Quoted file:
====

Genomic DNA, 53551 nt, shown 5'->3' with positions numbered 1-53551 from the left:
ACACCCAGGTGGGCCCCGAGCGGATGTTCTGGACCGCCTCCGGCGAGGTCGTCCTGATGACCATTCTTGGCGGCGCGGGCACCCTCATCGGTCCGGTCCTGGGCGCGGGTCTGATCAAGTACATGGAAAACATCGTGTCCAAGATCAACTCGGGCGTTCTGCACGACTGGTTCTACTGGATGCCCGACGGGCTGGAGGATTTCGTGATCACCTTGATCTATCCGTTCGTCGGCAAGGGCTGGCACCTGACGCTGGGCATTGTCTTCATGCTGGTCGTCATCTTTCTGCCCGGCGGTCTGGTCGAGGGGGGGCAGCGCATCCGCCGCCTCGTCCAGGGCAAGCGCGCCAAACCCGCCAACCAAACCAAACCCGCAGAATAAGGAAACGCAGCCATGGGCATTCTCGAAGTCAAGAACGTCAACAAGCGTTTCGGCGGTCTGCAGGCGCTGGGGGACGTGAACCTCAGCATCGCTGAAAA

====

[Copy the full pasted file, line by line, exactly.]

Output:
Genomic DNA, 53551 nt, shown 5'->3' with positions numbered 1-53551 from the left:
ACACCCAGGTGGGCCCCGAGCGGATGTTCTGGACCGCCTCCGGCGAGGTCGTCCTGATGACCATTCTTGGCGGCGCGGGCACCCTCATCGGTCCGGTCCTGGGCGCGGGTCTGATCAAGTACATGGAAAACATCGTGTCCAAGATCAACTCGGGCGTTCTGCACGACTGGTTCTACTGGATGCCCGACGGGCTGGAGGATTTCGTGATCACCTTGATCTATCCGTTCGTCGGCAAGGGCTGGCACCTGACGCTGGGCATTGTCTTCATGCTGGTCGTCATCTTTCTGCCCGGCGGTCTGGTCGAGGGGGGGCAGCGCATCCGCCGCCTCGTCCAGGGCAAGCGCGCCAAACCCGCCAACCAAACCAAACCCGCAGAATAAGGAAACGCAGCCATGGGCATTCTCGAAGTCAAGAACGTCAACAAGCGTTTCGGCGGTCTGCAGGCGCTGGGGGACGTGAACCTCAGCATCGCTGAAAA